ArcGIS Earth

Tracking COVID-19 Using 3D Symbology in ArcGIS Earth

2020 was a tough year for all of us. Maps tracking COVID-19 became one of the most prevalent news items, and one the best tools for helping us stay up-to-date and have a better understanding of how the virus has spread – like the Johns Hopkins dashboard, which quickly became a global reference for tracking the COVID-19 pandemic.

Using this data use case as a reference, we’re excited to introduce an improved symbology workflow, now available in ArcGIS Earth. In addition to Location (Single Symbol), two new symbol types can now be used:

Not only you can track data in 2D with ArcGIS Earth, but now we are also offering 3D symbol extrusion to help observe and explore data spatially. This article will offer a step-by-step guide to teach users how to style and visualize their data.

Please note: the sample data of COVID-19 cases used in the following demo is historical and documented the very early stages of state-level confirmed cases in the USA. It does not represent the current status and should not be used as a reference source for current statuses.

Symbolize pandemic data on the globe

To express pandemic data on the globe from 2D to 3D, follow these steps:

1. Connect to ArcGIS Online, type covid-19 as the keyword to search for data of interest. In this case, we add a layer named COVID-19 Cases US onto the globe:

Step 1- Add data

2. Right-click on the layer in the table of contents and select Symbology from the menu. The Symbology window will appear.

3. Under the first tab, Symbol Type, you can specify the attribute field and select a symbol type to style the data on the globe. In the Style by drop-down menu, the field Confirmed cases is selected in the sample below.  In the Symbol type drop-down menu, the Counts and Amounts (Colors) type is selected to map numeric fields:

Step 3 - Choose symbol type

4. Under the second tab, Symbol Style, you can adjust the symbol style properties, such as color, pattern, classification, transparency, etc. The content in the Symbol Style tab vary based on the symbol type. We performed the following configurations in this sample:

    • Select color from the Color Ramp drop-down menu
    • Define the number of classes to show the range
    • Switch to table view and manually input max value for each class
Step 4 - Configure symbol style

5. Under the third tab, Symbol Extrusion, you can extrude features to 3D with several extrusion options. Use Scale and Offset parameters to form a simple expression for 3D extrusion:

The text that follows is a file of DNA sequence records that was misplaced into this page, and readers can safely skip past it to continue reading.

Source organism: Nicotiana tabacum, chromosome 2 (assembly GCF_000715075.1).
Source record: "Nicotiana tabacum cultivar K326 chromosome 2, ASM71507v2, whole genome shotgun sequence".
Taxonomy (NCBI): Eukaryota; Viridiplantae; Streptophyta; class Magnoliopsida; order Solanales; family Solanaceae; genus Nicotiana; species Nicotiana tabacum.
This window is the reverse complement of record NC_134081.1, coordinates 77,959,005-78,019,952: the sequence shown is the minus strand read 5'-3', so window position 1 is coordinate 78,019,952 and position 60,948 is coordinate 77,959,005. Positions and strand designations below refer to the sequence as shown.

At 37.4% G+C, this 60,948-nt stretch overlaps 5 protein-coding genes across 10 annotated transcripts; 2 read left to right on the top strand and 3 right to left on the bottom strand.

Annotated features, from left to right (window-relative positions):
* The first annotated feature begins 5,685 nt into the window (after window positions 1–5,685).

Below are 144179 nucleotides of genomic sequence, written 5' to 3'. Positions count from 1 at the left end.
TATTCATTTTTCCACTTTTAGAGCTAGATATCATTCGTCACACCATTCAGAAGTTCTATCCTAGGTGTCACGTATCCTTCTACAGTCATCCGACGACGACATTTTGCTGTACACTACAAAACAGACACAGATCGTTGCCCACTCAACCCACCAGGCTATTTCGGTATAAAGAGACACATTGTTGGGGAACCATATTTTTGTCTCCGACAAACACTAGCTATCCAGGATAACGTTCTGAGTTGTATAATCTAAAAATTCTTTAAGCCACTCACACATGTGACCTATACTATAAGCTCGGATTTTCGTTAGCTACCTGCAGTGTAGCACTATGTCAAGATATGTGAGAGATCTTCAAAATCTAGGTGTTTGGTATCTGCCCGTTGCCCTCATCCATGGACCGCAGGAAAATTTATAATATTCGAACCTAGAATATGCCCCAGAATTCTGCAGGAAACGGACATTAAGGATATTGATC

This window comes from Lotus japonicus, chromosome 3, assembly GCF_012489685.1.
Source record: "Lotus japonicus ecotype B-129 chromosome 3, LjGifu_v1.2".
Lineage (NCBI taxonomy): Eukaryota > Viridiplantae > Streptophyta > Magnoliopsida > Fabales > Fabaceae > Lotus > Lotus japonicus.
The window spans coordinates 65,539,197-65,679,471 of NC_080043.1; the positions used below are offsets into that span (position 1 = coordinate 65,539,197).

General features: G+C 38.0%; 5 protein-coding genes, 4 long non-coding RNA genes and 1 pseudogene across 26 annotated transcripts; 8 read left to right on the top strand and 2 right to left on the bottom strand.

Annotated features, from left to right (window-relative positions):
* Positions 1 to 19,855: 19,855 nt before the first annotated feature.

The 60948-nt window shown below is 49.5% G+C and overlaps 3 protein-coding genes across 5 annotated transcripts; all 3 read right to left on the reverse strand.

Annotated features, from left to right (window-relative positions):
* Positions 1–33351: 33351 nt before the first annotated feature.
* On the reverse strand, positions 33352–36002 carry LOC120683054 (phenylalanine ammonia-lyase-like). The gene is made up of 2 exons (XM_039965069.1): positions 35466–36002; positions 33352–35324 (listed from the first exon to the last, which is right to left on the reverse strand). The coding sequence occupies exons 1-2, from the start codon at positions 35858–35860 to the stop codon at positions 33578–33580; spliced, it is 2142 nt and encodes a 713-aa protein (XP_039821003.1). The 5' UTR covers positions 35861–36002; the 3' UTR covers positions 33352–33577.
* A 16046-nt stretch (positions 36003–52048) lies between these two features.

Step 5 - Extrude your data

6. Back in the second tab, Symbol Style, enlarge the symbol size to make the data stand out on the globe:

Step 6 - Enlarge symbol size

7. Symbols of every single class can be customized to meet your needs. In this sample, we changed the size of class 5 with most cases confirmed, to locate hot spots for spread:

Step 7 - Configure single class

Now you can view and track the pandemic easily on a spatial level. This workflow can also be used for many other use cases such as population growth, biodiversity loss, environmental pollution, and more.



ArcGIS Earth now supports sharing data via QR code. Share rich datasets to a mobile device by scanning the QR code generated from ArcGIS Earth on desktop, so mobile users can easily view the data and interact with a 3D experience at their fingertips.
Scan QR code

Enjoy experimenting with 3D symbology, and stay tuned for the upcoming ArcGIS Earth April 2021 release with new capabilities. Download the latest versions of ArcGIS Earth mobile and desktop, and visit the ArcGIS Earth Resources page for more details. As always, we look forward to hearing your ideas for new functionality!

About the authors

Cici is the lead product engineer on the ArcGIS Earth team, designing and improving intuitive 3D capabilities and workflows to support Esri users.


Avonlea Fotheringham is a Product Marketing Manager for ArcGIS CityEngine and Esri's Extended Reality capability, using her passion for language and design to evangelize GIS to the world. She is based in Ottawa, Ontario, Canada, where she uses her free time to organize an annual international poetry festival.

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